Long Tail Keywords: What They Are and How To Use Them

The phrase “the long tail” was coined in 2004 by Chris Anderson. In Wired Magazine, he wrote: “The Long Tail: Forget squeezing millions from a few megahits at the top of the charts. The future of entertainment is in the millions of niche markets at the shallow end of the bitstream.”

He was referring to the demand curve explained by this infographic:

The Hidden Value of Long Tail SEO

The Biggest, Yet Least Competitive Part of Search

Long tail searches work together with head searches to bring traffic to your site. For a website that follows the stock market, the search “Good Stocks” would be a top search and “Good Social Media Stocks With Profits” would be a long tail search.

There is a greater chance that someone will find your site with a longer search. Creating content that incorporates both head and long tail search keywords brings increased search engine visibility to all websites instantly.

Long tail searches feature less competition and incorporating long tail keywords into content is an inexpensive way to increase the earning potential of any business by simply better utilizing resources, which already exist.

The Internet makes many niche businesses, which were impossible due to limited demand, not only profitable and feasible, but highly desirable. Long tail items, which were too obscure to be stocked by traditional retailers find buyers on the Internet. In fact, 70% of Internet search traffic is comprised of searches, which are considered long tail.

Furthermore, the fastest growing segment of search is for  longer searches. In general terms, long tail searches tend to convert to paying customers or returning visitors at a higher rate than head searches. Consumers tend to search with longer terms when they are closer to making a purchasing decision.

Think About Questions Your Customers Ask

If you offer guitar lessons in Detroit, Michigan, publishing a great website with copy describing that you offer guitar lessons, are experienced in rock and blues, are available seven days a week and have 20 years of experience will be missed by many searches unless you mention that you are located in Detroit, Michigan as well.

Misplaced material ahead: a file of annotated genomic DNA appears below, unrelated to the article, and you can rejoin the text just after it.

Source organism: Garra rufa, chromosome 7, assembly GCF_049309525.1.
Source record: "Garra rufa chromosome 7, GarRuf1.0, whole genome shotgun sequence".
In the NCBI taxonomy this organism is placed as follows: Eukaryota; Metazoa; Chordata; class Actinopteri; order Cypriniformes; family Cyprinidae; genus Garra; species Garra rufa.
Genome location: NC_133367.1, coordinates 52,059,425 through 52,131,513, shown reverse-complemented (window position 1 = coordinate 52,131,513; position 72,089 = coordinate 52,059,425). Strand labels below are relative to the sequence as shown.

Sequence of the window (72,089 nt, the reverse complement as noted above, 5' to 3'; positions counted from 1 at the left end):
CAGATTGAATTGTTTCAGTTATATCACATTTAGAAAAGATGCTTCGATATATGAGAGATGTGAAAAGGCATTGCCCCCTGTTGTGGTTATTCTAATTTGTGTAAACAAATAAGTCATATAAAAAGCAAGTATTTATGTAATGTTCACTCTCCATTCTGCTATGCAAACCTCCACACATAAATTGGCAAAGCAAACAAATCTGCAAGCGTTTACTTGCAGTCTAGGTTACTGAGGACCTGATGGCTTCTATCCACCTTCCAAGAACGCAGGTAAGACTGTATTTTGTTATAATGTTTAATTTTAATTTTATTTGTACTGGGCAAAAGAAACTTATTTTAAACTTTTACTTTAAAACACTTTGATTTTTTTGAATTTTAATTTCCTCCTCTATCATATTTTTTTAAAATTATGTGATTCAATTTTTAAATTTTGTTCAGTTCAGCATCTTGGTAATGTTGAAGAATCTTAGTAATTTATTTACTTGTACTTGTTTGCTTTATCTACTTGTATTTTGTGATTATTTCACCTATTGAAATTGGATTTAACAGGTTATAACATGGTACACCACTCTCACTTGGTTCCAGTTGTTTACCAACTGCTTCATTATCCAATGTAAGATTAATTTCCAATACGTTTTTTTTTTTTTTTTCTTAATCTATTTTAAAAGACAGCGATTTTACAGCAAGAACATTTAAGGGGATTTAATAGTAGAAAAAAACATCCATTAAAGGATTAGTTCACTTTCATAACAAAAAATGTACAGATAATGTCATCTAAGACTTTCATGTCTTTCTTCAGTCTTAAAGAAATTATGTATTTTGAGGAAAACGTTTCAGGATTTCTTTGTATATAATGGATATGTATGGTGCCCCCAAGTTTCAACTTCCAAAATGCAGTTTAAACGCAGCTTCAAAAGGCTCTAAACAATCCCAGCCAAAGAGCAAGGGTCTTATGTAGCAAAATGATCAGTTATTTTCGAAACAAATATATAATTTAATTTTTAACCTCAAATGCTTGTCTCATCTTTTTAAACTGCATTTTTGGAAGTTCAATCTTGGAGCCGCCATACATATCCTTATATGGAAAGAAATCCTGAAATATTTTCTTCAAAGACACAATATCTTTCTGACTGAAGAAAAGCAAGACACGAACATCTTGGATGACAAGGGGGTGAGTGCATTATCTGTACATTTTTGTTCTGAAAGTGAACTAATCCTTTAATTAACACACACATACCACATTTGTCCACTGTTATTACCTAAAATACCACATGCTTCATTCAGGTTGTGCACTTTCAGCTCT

Most people searching for guitar lessons would specify a location. For people interested in buying insurance, the search “insurance” would be a top search, while “home insurance in Denver, Colorado” would be a related long tailed search.

Research search terms customers are using to find your website now and expand on those. Build long tailed versions of the head keywords, which bring visitors to your site. The longer and more diverse the trail of long tailed keywords that are left for potential visitors on the web, the greater the potential they will visit you site and convert to paying customers, subscribers or returning visitors.

Llewellyn Richards

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Llewellyn Richards is an experienced financial writer with many published articles on topics ranging from technical analysis to due diligence. He is a graduate of the Canadian Securities Course and Conduct Practices Handbook Course. Richards is passionate about writing, as well as upholding the integrity of capital markets.